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On Resilience

2022-10-21, Diana Chaw

It seems like everything we talk about in recent times has been about resilience. Is the customer resilient enough to handle the inflation we are seeing? Are households resilient enough to handle higher interest rates on their loans and mortgages? Are corporate balance sheets resilient enough to manage through a recession? Certainly, in recent times we can see why these questions are asked – depending on whether the economic forecasts we are seeing are correct, the probability of a recession seems quite high.

Most asset managers will say something to the extent that they are positioned “defensively” today with “resilient” companies. We would concur that we also believe that our strategies are positioned defensively as well. But what exactly does that mean? What does it mean to have a defensive or resilient business?

The most common answer to what resiliency entails is investing in a company that won’t see its revenues fall very much if a recession comes. Certainly, that is one aspect of resiliency. But in our opinion, resiliency can take on several other forms. Another form of resilience is investing in an economically sensitive business, but one that doesn’t carry much debt – allowing them to weather downturns. Another measure of resilience may simply be a strong management team. Even if you own a very stable business, a poor management team is unlikely to produce resilient outcomes. Lastly, resilience means that we, as asset managers, are disciplined enough to ensure we are paying the right price for an investment.

We often talk about companies we own and how we feel that they have flexibility or resiliency. Here are a few examples of when we exited or trimmed a business because the resilience we expected out of our investments was hurt in some way.

We exited Open Text when it announced its acquisition of Micro Focus. Open Text’s business was very slow growing, but Micro Focus’ business was in a state of decline which we felt hurt the combined business’ economic resilience. Open Text’s balance sheet also went from reasonably strong to very vulnerable, as it will be assuming Micro Focus’ considerable debt load.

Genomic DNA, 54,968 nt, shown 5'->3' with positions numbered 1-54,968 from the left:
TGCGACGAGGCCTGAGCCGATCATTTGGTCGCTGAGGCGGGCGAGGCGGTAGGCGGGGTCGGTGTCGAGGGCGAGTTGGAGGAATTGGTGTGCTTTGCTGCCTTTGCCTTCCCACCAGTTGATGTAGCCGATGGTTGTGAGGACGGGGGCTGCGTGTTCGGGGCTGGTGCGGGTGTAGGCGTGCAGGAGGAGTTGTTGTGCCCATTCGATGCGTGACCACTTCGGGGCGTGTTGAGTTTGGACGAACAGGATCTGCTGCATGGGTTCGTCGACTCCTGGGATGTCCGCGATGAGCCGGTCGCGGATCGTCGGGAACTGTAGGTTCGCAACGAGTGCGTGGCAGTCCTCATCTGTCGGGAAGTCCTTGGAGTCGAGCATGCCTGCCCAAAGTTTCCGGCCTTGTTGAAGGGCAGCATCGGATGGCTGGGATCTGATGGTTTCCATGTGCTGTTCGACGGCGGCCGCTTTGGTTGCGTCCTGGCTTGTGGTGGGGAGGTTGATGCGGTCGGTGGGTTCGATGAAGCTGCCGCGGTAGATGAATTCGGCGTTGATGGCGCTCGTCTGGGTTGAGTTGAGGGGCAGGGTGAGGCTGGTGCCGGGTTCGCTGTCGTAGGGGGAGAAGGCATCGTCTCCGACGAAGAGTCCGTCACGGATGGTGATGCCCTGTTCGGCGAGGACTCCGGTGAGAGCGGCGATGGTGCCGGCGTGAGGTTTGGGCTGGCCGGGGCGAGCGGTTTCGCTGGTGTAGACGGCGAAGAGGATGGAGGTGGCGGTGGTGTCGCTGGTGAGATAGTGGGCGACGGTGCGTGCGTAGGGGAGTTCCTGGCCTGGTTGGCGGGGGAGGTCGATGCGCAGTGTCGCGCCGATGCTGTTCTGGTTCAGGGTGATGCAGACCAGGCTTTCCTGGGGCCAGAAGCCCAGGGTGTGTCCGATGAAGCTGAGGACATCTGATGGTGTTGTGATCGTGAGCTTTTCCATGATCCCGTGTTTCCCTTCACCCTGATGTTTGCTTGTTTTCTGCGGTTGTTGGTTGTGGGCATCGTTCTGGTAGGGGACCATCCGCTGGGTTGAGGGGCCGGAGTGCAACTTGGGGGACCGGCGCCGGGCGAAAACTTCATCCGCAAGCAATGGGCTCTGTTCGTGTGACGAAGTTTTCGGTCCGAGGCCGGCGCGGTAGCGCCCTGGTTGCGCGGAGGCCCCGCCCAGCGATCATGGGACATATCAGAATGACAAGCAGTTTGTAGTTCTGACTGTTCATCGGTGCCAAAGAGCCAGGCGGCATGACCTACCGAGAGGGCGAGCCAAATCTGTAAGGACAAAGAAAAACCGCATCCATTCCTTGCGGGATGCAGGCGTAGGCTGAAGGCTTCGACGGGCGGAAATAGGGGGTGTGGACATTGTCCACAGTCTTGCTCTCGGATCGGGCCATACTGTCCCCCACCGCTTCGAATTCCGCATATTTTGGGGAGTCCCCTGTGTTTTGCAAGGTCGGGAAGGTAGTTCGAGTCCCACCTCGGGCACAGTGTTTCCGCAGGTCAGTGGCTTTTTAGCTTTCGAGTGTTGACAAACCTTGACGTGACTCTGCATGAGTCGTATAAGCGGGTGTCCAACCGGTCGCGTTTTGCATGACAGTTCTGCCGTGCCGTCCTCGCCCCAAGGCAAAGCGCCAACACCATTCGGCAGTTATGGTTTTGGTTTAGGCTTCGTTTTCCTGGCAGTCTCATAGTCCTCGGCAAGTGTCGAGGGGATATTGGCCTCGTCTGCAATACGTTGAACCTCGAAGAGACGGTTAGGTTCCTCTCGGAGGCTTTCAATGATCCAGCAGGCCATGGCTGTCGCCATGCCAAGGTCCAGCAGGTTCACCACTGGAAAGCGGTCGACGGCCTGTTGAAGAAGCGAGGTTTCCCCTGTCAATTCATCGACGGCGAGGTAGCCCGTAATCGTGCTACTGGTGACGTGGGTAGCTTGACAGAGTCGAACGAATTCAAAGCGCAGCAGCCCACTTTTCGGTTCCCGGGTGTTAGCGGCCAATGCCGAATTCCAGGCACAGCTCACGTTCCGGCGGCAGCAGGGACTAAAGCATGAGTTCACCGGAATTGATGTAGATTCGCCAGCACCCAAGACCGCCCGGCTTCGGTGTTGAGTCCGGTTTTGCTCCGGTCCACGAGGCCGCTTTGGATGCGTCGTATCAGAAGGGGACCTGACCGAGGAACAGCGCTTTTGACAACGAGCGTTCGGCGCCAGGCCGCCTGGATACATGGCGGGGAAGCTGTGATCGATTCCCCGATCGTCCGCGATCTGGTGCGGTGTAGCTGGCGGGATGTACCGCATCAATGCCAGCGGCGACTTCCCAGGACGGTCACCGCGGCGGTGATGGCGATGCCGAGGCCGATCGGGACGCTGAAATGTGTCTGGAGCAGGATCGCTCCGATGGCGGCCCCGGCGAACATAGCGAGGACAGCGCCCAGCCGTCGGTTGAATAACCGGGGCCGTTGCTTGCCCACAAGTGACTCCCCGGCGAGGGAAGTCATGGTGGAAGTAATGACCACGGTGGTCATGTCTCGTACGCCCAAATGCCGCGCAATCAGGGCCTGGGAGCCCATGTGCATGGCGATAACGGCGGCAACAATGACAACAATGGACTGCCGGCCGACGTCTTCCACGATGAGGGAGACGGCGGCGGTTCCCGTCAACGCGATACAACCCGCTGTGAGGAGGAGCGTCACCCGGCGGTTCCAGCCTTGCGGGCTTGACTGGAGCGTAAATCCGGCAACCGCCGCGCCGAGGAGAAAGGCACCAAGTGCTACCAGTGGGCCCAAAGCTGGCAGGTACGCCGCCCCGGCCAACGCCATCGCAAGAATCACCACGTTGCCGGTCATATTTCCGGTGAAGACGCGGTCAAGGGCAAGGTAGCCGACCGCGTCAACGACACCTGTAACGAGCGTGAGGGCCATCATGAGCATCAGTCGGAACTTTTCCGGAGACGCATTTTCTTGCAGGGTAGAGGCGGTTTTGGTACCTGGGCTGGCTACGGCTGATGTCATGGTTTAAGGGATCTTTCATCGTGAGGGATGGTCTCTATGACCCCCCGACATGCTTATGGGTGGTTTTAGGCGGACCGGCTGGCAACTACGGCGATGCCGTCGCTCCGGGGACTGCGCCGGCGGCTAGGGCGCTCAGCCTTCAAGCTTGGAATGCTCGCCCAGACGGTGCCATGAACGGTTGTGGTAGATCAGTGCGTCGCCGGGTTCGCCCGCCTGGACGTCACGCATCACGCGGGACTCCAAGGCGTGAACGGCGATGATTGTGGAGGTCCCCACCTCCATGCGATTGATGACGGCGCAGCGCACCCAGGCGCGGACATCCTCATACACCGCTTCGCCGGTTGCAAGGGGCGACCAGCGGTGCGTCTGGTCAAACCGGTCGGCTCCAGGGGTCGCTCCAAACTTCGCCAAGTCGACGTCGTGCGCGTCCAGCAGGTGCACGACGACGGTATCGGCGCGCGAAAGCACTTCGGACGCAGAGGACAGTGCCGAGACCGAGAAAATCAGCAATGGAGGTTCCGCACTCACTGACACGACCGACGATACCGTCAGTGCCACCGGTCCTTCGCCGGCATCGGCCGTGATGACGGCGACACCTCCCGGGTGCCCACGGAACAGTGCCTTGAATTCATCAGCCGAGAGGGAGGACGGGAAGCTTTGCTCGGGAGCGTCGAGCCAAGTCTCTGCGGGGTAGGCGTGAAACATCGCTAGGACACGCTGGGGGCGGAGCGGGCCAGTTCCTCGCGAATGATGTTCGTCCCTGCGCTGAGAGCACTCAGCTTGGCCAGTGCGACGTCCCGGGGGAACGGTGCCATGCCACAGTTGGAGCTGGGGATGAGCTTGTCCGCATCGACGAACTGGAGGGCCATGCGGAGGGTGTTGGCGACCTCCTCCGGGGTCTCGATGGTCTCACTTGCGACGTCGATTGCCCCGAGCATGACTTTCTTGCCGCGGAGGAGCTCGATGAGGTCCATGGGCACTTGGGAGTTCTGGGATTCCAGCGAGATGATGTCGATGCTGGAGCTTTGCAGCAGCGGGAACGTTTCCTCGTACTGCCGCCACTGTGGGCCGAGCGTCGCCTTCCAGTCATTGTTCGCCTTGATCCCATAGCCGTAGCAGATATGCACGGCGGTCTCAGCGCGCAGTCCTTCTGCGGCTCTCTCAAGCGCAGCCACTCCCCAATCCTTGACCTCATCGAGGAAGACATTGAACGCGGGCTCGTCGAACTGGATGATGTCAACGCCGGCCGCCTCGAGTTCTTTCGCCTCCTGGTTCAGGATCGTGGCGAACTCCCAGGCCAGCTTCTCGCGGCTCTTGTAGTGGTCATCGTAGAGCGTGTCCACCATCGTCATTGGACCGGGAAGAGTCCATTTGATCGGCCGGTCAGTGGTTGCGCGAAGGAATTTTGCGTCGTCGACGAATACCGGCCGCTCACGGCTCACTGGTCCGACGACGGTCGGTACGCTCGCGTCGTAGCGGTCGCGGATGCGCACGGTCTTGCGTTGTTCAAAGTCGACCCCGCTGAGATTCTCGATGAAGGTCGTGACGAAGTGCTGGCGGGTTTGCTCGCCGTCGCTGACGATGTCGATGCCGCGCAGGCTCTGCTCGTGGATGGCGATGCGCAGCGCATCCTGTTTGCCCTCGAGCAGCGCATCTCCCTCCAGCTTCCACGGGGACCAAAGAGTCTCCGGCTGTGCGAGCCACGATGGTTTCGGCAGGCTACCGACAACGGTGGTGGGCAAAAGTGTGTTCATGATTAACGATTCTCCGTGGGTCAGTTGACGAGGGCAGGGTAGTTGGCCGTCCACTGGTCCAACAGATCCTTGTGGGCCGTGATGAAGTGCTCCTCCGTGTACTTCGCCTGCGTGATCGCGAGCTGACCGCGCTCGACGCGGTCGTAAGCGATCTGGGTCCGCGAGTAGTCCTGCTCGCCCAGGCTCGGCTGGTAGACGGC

We exited Rogers Communications when the CFO was openly dismissed via press release. Rogers and Shaw are large players in a mature industry that is relatively resilient to recession risks. In other words, earnings risk wasn’t a significant source of concern. What got us worried was the apparent evidence suggesting significant turmoil at the senior management level. A stable business run by unstable management is still a non-resilient investment.

The demand for stable businesses hit very high levels in mid 2022 which we believe was the reason behind the valuations of Fortis and Telus hitting all time highs (see chart below). We think highly of both businesses and their respective management teams. However, valuation risk is still a risk that impacts the resiliency of an investment. When we saw the high valuations, we made the decision to trim Fortis and exit Telus. Money lost because an investment was hurt by economic sensitivity and money lost due to valuation de-rating result in the same outcome financially.

Source: S&P Capital IQ

We continue to believe that we are well-positioned for economic headwinds with a defensive strategy. We believe that we hold a suite of resilient investments that will weather economic hardship well.

All views and projections are the expressed opinion of QV Investors Inc. and are subject to change without notice. This Update is provided for informational purposes only. QV Investors takes no legal responsibility from any losses resulting from investment decisions based on the content of this Update.


Diana Chaw | Portfolio Manager, Canadian Equities

Diana oversees QV’s investment process and makes portfolio decisions for the Canadian large cap strategy.